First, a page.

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An appeals court in South Carolina on Tuesday issued an opinion that ruled a woman who suffered a head injury at work cannot attach to her workers compensation claim the aggravation of a preexisting psychological condition.
The woman worked an overnight shift as a weaver for a fiber manufacturer BGF Industries Inc. in 2012 when at about 3 a.m. she fell backward and struck her head after stumbling backward into a hand truck that had been placed behind her while she was doffing her weaving machine. The fall caused “a laceration and scrape marks along her neck” and she declined going to the hospital at that time, and the wound was closed with glue from the company’s first aid supplies, according to documents in Opinion No. 5822, filed in the Court of Appeals of South Carolina in Columbia.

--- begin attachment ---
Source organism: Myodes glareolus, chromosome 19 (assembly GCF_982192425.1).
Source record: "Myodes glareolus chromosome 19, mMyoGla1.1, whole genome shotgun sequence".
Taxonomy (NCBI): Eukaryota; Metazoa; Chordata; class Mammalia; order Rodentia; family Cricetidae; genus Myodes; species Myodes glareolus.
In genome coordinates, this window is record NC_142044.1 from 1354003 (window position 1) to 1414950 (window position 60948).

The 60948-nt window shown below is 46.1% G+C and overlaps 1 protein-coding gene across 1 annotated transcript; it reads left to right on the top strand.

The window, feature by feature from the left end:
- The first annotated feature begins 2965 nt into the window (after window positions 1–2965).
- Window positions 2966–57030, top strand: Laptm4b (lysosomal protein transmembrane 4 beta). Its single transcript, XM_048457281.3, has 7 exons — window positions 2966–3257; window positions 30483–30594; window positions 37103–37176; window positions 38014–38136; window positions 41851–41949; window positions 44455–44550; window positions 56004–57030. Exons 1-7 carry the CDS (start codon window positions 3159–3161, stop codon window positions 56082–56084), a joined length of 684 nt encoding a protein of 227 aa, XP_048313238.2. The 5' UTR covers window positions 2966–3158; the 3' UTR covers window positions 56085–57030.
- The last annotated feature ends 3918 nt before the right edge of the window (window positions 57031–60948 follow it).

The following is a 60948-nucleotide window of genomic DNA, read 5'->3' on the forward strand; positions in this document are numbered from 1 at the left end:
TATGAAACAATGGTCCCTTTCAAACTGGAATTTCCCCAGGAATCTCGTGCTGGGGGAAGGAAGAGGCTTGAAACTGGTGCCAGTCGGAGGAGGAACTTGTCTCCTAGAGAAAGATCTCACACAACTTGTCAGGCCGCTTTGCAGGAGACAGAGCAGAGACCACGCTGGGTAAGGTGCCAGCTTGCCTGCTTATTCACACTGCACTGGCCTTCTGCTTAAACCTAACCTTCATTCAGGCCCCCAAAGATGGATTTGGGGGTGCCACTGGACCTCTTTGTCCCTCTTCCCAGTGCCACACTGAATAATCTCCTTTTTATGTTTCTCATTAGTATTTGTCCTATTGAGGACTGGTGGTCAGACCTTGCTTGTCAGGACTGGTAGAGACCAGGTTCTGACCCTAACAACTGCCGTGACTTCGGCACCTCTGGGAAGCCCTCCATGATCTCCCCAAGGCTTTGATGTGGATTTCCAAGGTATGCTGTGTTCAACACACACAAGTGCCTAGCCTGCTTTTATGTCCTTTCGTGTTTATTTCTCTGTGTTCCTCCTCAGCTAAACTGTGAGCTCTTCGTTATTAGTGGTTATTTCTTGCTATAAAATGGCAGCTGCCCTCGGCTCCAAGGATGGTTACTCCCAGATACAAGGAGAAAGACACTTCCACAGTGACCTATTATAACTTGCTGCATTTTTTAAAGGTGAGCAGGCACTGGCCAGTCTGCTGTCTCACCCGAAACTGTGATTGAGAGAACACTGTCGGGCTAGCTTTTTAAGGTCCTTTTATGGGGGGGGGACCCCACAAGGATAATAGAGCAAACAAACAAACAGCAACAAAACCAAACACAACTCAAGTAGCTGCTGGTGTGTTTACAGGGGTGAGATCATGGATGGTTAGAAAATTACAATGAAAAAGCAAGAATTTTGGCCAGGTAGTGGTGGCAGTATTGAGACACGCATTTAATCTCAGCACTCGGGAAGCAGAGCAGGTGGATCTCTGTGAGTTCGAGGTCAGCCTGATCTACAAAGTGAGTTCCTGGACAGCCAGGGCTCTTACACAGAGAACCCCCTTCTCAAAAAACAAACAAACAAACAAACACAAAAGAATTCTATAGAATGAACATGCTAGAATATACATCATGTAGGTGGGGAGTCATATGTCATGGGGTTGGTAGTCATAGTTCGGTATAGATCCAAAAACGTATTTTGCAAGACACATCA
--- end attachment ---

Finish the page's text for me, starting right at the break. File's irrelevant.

In the following years, the woman continued to complain and be treated for medical issues, indicating “the problems that began after her fall included headaches, dizziness, ringing in the ears, loss of memory, depression and neck pain,” according to documents that chronicle several visits with specialists. She also had a history of “longstanding” mental issues, according to records.
One doctor opined that “it’s really impossible to tell at this point how much or how little the work injury from… 2012 played into symptoms that she had apparently been experiencing for a few years, several years.” The doctor noted “some of Claimant’s current medications were very similar to prior medications, but some of them were new.”
Citing medical evidence, the state Workers’ Compensation Commission denied her claim for aggravation of a preexisting psychological condition. On similar grounds, the state appeals court affirmed, writing that the woman’s “medical records demonstrated a long-standing history of serious psychological issues.”
An appeals court in Missouri on Tuesday granted permanent total disability to a woman whose already-fragile mental state due to earlier trauma in her life was compromised by a workplace injury that left her partially disabled.